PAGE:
Knitting the Sweetie Pie Kit

This post has been transferred from my previous blog. If you're visiting here from MlleOiseau, I'm happy to welcome you to my new space!

I love to knit. It's another skill I picked up when I was young; I learned how to knit from my mom, who I have never seen knit a day in her life, but who remembered well enough to teach me. As an adult, I found that knitting was a great way to manage my anxiety. It forces my mind to focus on small, simple tasks (much like to do lists, which I love to keep) and the repetitive motion is similar to counting prayer beads (perhaps that’s why knitting prayer shawls is so popular).

I've knit simple, flat pieces like scarves. I've picked up knitting in the round, and can bang out hats almost without thinking. I've even dabbled with toe-up socks! But it finally became time to try knitting a complete garment. I knew I wanted to try top-down construction, and I only had yarn enough for something small and sweet. Luckily I stumbled upon the Sweetie-Pie-Kit on the Pickles blog.

But my-oh-my, what a project. It started off so simple, and as soon as I got to the Fisherman's Rib, it all went south. I finally followed everyone's recommendations and looked it up online... valuable advice to all of the other knitters out there! If you’re here looking for the corrections yourself, this is what I tried: when knitting this rib flat, it must definitely be “P1, K1 in stitch below” instead of “K1, K1 in the stitch below” for Row 1 (same for Row 2 but in the opposite order, of course). At the very least, it seemed to work for me and I took off at quite a comfortable speed.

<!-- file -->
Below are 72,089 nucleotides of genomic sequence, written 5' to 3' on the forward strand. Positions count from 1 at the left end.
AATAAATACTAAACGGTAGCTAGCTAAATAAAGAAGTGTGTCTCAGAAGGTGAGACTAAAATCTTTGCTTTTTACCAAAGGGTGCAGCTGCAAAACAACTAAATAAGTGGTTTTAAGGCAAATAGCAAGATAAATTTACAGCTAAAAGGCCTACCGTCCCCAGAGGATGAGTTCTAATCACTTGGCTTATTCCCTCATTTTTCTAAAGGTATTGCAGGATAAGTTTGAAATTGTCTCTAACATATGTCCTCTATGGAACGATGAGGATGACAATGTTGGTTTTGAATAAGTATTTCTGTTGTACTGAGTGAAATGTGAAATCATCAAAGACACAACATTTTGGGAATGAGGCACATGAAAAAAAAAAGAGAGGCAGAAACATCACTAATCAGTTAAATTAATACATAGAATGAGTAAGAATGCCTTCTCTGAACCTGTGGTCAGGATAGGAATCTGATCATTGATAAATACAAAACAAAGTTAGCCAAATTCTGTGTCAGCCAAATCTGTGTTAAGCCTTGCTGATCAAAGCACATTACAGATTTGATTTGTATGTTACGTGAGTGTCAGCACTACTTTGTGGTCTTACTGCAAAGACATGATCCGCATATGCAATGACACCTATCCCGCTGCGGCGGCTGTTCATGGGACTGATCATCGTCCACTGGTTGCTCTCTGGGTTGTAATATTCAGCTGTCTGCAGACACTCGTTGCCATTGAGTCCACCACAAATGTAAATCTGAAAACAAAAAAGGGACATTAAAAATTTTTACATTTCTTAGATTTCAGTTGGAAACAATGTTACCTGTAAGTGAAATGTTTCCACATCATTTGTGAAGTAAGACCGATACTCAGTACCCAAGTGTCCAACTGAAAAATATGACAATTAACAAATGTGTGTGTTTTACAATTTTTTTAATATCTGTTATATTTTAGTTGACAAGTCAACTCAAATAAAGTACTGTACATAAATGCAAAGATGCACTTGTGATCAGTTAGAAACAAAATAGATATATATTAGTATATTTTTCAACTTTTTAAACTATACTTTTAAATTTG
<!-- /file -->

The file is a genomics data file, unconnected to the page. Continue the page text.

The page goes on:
Curious about my other changes? I also followed mychildrensmother's (Ravelry) recommendation and added 4 stitches in each underarm to meet the required number of stitches. I don't remember the cast-on method I used, but I'm unhappy with it. When I reknit this for the third time (I've already passed this point on my second version of this sweater, where I used the cable cast on) I’ll have to try something else.

My final change was to use the super stretchy bind-off by Jeny Staiman, but I only thought to do this after ripping out the standard bind-off I used the first time around. Binding off loosely as the pattern suggests just didn’t do it for me, and after all of my hard work on the Fisherman's Rib I really wanted that lower edge to maintain the horizontal stretch. Want another idea? You could also try the more decorative picot bind off, which is said to also be pretty stretchy.

The Fisherman's Rib is just different enough to hold my interest while I knit, while being simple enough to do while watching television (although I can only look up every so often, still). The rib is also exactly as advertised, stretchy and plush and very snuggly-warm. It's very satisfying to see the sleeves quickly pop into shape (perk of top-down construction) and knitting in the round minimizes the seaming to be done later. It’s so cute! It gets lots of "ooh's and aah's" while knitting, which every knitter can appreciate.